My Learjet 45 Home Cockpit (63 posts)
CUSTOM instrument panels [Versione in italiano]
by Marco Lamanna
After talking about the commercial instrumentation, let's now see the homemade panels, which complete the basic simulator instruments.
The first panel we are talking about is what I have called MAIN PANEL, i.e. the central part in front of the pilot, which develops horizontally.
The MAIN PANEL in addition to the LOGITECH (ex SAITEK) panels, which we talked about in the previous post, contains rows of buttons and LEDs managed by software and electronic boards.
On the left we find the status indicators of the lights, which complete the flight switch panel located above which has the buttons to control the lights, but without the status LEDs.
In the central part, under the flight radio panel, we find the switches, with built-in LEDs, to manage the activation of the radios and the relative recognition morse code. Above the buttons, there is a row of LEDs which indicate the corresponding button.
On the right side, under the flight multi panel, we have some buttons with built-in LEDs for various functions, such as for example the marker indicators (inner, middle, outer), the management of the altimeter pressure setting, the master caution warning and the flight director.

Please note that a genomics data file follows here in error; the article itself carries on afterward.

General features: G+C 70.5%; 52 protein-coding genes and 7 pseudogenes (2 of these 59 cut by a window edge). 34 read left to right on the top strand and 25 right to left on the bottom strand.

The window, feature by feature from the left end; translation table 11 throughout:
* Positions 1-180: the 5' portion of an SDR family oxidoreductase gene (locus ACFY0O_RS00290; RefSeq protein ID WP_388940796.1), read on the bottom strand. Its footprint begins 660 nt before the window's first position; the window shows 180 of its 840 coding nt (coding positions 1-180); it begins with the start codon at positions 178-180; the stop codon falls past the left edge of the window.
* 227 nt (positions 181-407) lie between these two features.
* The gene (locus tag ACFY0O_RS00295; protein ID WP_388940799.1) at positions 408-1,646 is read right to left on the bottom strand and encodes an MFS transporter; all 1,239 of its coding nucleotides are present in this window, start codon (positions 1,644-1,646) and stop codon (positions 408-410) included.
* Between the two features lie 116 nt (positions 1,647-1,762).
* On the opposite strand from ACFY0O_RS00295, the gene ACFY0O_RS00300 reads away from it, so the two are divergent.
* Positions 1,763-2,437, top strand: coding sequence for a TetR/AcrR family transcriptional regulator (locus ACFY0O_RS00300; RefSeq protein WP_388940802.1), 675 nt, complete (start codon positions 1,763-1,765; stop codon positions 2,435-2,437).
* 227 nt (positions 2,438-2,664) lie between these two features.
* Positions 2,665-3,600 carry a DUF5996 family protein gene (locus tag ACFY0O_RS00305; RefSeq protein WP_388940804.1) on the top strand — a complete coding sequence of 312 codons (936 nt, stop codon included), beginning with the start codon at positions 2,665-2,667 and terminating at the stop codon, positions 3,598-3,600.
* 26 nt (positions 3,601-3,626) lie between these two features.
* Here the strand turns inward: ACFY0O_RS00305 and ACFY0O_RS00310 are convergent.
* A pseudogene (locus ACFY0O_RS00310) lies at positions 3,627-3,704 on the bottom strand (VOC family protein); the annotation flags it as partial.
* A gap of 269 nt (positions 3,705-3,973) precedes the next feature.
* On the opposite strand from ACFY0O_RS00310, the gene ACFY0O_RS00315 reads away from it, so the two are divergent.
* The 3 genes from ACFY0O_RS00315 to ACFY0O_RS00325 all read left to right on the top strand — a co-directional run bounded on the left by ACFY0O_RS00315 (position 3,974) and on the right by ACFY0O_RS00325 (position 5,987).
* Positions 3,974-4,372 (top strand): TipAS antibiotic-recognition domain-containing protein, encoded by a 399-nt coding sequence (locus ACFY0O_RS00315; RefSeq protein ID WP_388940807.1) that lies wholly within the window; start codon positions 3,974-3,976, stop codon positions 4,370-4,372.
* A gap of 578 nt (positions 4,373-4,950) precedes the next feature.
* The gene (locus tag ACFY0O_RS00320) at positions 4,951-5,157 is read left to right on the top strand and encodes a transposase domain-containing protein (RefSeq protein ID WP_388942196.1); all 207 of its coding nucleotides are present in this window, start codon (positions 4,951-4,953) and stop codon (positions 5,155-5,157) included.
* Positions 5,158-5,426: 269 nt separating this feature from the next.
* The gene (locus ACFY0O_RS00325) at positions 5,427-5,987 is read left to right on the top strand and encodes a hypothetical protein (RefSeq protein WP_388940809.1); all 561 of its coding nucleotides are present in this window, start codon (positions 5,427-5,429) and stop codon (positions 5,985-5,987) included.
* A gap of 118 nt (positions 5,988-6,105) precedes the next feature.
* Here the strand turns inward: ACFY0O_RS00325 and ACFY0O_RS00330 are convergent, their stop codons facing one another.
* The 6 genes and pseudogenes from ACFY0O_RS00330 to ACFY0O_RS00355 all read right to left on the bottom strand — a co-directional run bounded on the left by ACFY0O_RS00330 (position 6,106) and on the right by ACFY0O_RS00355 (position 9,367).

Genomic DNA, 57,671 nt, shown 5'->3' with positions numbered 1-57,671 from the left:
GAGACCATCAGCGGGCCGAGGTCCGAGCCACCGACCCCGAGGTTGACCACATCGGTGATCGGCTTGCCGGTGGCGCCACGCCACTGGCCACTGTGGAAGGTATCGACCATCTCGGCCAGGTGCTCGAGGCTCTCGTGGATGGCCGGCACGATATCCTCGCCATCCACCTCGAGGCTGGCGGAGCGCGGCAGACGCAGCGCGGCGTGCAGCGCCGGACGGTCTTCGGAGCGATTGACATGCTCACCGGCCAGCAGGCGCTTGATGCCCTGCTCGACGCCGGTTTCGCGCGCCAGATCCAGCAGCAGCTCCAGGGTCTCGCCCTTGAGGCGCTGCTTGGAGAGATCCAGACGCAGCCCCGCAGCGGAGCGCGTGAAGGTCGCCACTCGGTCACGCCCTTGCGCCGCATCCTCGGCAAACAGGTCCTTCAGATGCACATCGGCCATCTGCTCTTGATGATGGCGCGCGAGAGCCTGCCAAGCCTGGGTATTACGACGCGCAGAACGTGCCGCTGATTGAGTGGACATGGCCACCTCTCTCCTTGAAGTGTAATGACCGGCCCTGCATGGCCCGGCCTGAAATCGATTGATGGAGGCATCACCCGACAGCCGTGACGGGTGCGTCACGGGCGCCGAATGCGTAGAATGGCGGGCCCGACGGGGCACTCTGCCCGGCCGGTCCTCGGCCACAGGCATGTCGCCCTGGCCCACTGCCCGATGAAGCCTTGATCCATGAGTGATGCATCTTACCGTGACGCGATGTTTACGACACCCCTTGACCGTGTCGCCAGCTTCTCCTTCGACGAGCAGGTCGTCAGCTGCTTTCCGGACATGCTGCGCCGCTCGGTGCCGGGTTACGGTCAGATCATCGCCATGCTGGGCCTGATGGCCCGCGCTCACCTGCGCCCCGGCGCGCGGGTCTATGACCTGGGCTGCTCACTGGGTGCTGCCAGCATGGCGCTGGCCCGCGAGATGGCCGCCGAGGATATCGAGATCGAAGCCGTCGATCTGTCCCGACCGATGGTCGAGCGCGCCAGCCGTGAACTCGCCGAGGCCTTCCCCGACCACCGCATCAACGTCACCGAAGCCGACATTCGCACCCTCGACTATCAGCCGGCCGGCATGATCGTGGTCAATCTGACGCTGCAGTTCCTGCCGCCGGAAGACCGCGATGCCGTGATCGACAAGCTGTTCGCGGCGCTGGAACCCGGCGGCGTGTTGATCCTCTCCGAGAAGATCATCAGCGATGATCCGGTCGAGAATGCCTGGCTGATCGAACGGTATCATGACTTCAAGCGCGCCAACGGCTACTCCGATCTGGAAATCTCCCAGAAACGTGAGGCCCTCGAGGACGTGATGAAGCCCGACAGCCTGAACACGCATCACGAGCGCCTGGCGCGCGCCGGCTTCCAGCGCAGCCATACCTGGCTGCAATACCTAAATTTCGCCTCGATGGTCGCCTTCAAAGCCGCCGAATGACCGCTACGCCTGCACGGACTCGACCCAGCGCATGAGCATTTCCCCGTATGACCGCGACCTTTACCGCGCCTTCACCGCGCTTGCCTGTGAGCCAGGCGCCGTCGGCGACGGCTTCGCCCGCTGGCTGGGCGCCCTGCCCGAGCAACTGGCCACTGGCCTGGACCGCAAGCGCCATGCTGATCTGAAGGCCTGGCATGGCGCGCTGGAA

On the far right we find the LEDs for the status of the flaps and the spoiler
The second home made panel is what I called CENTER PEDESTAL, i.e. a low panel positioned next to the pilot.
In this panel, in addition to the flight throttle system, with three levers for, respectively, the throttle, the fuel flow and the spoiler, which we talked about in the previous post, we find the GENERAL PANEL and the STARTUP PANEL, both made up of LEDs and buttons.
The GENERAL PANEL contains indicators and buttons relating to generic aircraft functions, such as pushback management, parking brake, door opening, etc etc
The STARTUP PANEL contains the functions for engine start management, such as the APU, fuel pumps, generators, etc etc
The buttons I used have the convenience of having the status LED incorporated, so they are both inputs and outputs
All buttons are connected to an Arduino Nano electronic board which interfaces with the simulator via the excellent MOBIFLIGHT software
The LEDs, on the other hand, are driven by an Opencockpits USBOutputs electronic board, which is capable, via the SIOC programming language, of activating the outputs (therefore turning on the LEDs) based on the status of the simulator.
But we will talk about this in the post dedicated to interfaces.
Single LEDs, on the other hand, are very simple pieces of LED strips glued to wooden guides that rest on a white plastic on which the labels to be displayed are printed. Also managed by the Opencockpits USBOutputs board.